HTML5 WebSocket and WebJneering
I want to tell you about HTML5, specifically about the advances in bi-directional, asynchronous communication. But I’m troubled. Consider two propositions that I didn’t come up with: 1) Nothing is new, 2) Everything Sucks. Let these simple truths cast a shadow upon the tale you are about to read…
HTML5 provides a new thing called a WebSocket. I’m pretty sad that its not a TCPSocket, but alas, it was easier to throw in a handshake for security than to set up some out-of-bound security method, such as flash’s cross-domain policy files. We can’t connect to existing TCP servers, so we’ll just have to start over and write new WS/TCP servers. No problem. WebSocket will still be our salvation, leading us towards our stateful future.
You can probably empathize with my character’s role in this story; I’m just like every other post-apocalyptic protagonist, having spent my whole life questing after futuristic technology of the past, only to discover upon finding it that we’ve fallen so far as to render its usage unobtainable.
The fact of the matter is this. Our civilization already selected “Good Network Application Architecture” and clicked research. Such practice includes simple ideas:
1) Isolate GUI logic to the client
2) Design a protocol (or use an existing one) to transfer application data
3) Use something called state. Have a session. In fact, tie that session to the TCP connection.
But such wisdom can’t help us. We can’t even begin to understand its profoundity because we wholly lack the context. I’ve been trying to re-establish some of that context over the past couple of years, having devoted my life to uncovering the lost art of TCP. And I’ve succeeded in casting a bright spot of hope upon this gloomy era of Web Architecture. My work with Orbited culminated in the development of a TCPSocket api for all browsers. Much like squeezing the oil from olives to fuel the last of our ancestors’ mechanized tractors, this is made possible by employing Comet and Ajax to communicate with a TCP proxy, and thus with actual TCP servers.
But as I said, we’ve lost our context. Realizing my dream doesn’t mean anyone else realizes the next, obvious step. Time to stop dragging the plow yourself and we’ll cover some real ground. But handing a socket to a Web Engineer is the same as handing a tractor to a caveman. You’ve really got to spell out how to use it. And it turns out that the tractor is just too damn complicated to actually use.
So the next leg of my journey was to assemble a codex of knowledge. What does one do with a socket? Thus began the development of a collection of network codecs, js.io. Instead of teaching Webjneers how to use sockets, I can teach them how to use XMPP, IMAP, and STOMP clients, so they don’t have to invent their own shitty wheel when building a proper network application. So enters light into this world.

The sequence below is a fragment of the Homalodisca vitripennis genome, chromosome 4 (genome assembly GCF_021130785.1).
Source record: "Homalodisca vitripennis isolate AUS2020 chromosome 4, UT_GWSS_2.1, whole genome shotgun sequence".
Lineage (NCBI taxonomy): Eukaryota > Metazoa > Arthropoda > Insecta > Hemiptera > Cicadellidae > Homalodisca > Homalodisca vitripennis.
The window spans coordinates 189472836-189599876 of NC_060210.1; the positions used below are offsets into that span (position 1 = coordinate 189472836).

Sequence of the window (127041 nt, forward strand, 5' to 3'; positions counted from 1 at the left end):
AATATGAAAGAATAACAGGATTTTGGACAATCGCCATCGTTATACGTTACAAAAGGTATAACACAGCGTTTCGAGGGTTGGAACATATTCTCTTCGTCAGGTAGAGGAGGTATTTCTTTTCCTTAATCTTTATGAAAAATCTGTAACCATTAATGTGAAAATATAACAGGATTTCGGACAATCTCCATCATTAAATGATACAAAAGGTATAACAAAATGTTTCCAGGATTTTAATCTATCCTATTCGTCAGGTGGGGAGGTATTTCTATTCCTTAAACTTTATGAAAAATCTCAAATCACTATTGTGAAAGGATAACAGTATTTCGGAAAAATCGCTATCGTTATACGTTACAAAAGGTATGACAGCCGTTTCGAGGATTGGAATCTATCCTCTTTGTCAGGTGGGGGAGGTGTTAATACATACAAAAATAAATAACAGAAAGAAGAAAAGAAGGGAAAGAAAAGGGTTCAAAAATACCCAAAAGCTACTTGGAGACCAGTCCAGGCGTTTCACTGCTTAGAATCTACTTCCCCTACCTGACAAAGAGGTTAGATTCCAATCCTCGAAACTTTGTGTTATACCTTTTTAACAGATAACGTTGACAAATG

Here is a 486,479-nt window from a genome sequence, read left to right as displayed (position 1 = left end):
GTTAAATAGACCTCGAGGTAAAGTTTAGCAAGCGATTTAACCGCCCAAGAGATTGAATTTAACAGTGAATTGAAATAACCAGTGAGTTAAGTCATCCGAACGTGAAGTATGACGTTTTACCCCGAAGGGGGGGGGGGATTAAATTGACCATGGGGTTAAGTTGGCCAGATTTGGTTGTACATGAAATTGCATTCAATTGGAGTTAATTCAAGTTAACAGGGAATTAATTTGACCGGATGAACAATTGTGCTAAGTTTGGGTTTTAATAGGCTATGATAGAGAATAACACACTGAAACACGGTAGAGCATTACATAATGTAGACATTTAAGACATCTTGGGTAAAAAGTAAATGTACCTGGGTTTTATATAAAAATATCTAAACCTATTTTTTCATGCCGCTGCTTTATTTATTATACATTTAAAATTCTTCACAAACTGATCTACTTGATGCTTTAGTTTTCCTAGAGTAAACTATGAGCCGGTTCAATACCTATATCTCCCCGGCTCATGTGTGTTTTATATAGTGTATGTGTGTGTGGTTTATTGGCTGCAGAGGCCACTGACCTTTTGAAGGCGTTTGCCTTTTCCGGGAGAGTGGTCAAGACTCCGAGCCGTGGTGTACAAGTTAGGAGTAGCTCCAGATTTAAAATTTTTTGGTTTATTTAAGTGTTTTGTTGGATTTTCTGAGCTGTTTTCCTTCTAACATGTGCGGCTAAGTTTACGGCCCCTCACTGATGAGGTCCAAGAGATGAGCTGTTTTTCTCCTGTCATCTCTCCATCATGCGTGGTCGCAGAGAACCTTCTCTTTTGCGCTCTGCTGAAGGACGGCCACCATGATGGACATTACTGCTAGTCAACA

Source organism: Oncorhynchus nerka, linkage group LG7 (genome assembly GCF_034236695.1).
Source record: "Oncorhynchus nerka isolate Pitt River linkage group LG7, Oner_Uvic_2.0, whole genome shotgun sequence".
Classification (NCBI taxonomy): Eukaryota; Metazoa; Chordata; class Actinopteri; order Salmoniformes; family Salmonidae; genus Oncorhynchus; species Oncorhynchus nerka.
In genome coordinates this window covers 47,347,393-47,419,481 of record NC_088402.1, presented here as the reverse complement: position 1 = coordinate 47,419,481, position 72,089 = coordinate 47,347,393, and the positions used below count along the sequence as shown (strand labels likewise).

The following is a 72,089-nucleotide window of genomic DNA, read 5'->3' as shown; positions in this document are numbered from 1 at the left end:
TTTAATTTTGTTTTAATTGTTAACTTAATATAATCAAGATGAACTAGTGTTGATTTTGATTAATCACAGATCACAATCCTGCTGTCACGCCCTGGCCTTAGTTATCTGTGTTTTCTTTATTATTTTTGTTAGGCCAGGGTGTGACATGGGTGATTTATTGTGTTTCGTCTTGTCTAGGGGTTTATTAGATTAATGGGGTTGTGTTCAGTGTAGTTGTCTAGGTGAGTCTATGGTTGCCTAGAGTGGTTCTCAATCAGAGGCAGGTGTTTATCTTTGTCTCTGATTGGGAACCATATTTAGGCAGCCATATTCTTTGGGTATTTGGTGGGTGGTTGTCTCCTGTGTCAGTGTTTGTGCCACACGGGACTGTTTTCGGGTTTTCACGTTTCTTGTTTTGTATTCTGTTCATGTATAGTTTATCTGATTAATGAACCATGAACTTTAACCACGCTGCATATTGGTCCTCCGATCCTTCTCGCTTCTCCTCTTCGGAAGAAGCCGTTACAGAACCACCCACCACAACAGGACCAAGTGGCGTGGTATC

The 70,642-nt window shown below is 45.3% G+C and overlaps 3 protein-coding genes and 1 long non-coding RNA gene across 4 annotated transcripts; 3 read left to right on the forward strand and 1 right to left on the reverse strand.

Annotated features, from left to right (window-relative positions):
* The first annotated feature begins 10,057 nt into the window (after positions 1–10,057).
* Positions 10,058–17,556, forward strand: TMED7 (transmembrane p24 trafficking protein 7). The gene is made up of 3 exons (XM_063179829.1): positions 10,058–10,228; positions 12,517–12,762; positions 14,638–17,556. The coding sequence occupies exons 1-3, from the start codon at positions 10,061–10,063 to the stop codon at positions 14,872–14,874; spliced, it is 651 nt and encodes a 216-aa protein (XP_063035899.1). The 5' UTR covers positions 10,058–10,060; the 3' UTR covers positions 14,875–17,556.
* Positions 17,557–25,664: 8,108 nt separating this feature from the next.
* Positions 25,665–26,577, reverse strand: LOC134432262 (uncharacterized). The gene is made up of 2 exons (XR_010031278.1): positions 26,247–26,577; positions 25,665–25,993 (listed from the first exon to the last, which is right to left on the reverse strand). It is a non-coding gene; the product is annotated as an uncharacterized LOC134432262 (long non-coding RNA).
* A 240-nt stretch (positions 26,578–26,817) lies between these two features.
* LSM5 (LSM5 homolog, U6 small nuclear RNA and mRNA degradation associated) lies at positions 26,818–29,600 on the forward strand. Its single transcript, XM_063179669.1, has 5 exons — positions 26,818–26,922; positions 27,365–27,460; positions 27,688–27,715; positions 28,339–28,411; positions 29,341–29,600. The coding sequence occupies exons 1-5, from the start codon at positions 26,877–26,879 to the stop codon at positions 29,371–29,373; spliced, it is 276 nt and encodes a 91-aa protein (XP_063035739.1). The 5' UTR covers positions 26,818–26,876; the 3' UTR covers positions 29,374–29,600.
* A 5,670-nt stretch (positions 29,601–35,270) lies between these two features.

If only. Really its a small, fragile light that could be snuffed out by a stray bus on Castro street. When the 1 out of 50 web programmers I talk to actually start to get the idea of Orbited.TCPSocket and js.io, I don’t get the satisfaction of wisdom well shared. Instead, I get questions like, “Isn’t building stateful communication on top of stateless communication just a big hack?” All I can say is this: Its kinda like building TCP on top of IP. Or building so-called “HTTP sessions” on top of HTTP. But such comparisons are lost on savages.
Instead of laying down my burden and letting someone else carry on the torch, I noticed a fellow seeker, Hixie, who had tried to put a TCPConnection into the HTML5 Specification.
And with those words I proposed some improvements which led to what we now know as WebSocket, camel casing and all. Let this idea of a WebSocket be a standard ™ in this world.
So what happens now? I suspect that nothing will happen. We will have limited uptake of Orbited.TCPSocket and HTML5 WebSocket. There are too many trillions of dollars invested in the wrong way of doing things to such an extent that doing things the wrong way will be easier for a long, long time to come. Eventually though, we’ll have our salvation.
Though I despair with the present, we should recognize the moral of this tale, that the past iteration of technology led us right to the very brink, and then over. We must never repeat our mistakes. Only Open technology that runs everywhere is acceptable. The modern Web Browser has this characteristic, and it is this that we must keep as we recover our ancestor’s secrets. We must be ever vigilant, for a single slip can and will lead to a second apocalypse from which we may not recover. I am hopeful that a third era will arrive when I can truly say that there is technology in this world that doesn’t suck, and technology that is new; browsers with sockets are a likely candidate for both.